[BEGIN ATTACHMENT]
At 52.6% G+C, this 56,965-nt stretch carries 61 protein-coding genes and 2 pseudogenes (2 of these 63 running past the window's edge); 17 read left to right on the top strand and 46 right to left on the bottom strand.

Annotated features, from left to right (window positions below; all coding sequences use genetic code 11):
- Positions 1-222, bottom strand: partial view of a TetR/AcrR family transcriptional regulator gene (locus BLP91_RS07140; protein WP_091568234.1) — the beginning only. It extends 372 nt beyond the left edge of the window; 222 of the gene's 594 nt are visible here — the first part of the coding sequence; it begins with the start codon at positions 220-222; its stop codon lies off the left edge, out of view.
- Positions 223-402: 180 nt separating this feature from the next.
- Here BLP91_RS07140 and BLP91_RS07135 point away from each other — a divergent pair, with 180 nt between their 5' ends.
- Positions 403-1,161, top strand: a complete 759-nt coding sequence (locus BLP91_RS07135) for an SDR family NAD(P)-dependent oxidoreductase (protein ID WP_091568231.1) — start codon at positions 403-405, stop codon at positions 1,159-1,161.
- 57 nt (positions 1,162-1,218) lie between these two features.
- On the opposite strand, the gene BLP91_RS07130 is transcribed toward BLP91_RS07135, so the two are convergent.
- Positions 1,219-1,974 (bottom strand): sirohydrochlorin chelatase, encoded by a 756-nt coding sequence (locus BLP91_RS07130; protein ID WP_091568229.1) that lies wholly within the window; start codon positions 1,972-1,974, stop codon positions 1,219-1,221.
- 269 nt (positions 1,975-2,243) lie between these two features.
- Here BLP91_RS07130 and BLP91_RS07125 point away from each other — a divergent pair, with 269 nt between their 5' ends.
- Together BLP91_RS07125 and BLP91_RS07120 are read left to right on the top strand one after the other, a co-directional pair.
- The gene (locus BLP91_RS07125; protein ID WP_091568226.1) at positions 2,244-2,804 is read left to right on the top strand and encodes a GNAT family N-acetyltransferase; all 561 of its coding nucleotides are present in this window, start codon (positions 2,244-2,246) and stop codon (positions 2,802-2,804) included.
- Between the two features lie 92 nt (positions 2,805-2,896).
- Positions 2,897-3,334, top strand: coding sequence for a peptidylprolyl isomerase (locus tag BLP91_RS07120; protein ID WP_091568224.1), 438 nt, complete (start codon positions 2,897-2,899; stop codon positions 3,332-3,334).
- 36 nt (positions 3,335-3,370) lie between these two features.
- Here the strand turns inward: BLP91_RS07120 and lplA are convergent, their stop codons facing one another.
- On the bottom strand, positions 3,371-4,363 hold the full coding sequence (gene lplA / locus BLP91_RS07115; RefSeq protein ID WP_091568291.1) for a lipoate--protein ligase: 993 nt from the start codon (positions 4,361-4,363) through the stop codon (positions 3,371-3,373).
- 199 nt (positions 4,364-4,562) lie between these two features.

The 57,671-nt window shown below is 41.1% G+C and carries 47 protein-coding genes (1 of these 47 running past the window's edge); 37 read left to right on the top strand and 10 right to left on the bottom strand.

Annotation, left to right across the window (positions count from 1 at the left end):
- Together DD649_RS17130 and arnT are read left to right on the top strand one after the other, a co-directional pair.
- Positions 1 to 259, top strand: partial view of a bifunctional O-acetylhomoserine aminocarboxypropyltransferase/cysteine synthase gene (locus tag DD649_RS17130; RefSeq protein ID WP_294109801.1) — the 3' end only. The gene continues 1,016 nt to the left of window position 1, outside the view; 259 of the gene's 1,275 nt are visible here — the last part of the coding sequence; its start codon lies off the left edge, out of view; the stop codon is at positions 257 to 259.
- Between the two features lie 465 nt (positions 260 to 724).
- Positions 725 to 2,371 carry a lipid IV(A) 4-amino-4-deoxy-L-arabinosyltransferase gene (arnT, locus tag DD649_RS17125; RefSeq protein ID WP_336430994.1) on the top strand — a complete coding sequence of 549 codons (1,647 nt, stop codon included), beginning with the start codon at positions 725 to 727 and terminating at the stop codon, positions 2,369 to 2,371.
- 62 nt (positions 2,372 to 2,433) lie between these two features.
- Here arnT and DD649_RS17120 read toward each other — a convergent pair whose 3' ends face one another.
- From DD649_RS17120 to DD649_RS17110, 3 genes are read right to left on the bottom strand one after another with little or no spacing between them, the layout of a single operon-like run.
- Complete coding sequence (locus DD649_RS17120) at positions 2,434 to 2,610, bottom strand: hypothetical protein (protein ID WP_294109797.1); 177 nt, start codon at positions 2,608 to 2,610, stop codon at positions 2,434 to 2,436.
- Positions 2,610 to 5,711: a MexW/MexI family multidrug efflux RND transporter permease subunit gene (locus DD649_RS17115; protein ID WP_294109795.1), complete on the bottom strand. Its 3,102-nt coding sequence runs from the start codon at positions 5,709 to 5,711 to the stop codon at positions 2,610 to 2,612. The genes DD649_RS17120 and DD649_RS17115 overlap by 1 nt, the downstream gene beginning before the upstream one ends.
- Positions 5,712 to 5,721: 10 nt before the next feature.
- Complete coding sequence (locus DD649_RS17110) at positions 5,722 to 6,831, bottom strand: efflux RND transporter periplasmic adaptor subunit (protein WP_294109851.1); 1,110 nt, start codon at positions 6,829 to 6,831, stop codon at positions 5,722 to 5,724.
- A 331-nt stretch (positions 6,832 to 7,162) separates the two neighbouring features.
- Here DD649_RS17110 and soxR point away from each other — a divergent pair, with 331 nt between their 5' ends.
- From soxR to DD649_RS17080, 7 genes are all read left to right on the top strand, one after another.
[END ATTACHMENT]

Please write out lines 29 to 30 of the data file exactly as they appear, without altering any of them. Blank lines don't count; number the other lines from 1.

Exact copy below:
- Complete coding sequence (locus DD649_RS17120) at positions 2,434 to 2,610, bottom strand: hypothetical protein (protein ID WP_294109797.1); 177 nt, start codon at positions 2,608 to 2,610, stop codon at positions 2,434 to 2,436.
- Positions 2,610 to 5,711: a MexW/MexI family multidrug efflux RND transporter permease subunit gene (locus DD649_RS17115; protein ID WP_294109795.1), complete on the bottom strand. Its 3,102-nt coding sequence runs from the start codon at positions 5,709 to 5,711 to the stop codon at positions 2,610 to 2,612. The genes DD649_RS17120 and DD649_RS17115 overlap by 1 nt, the downstream gene beginning before the upstream one ends.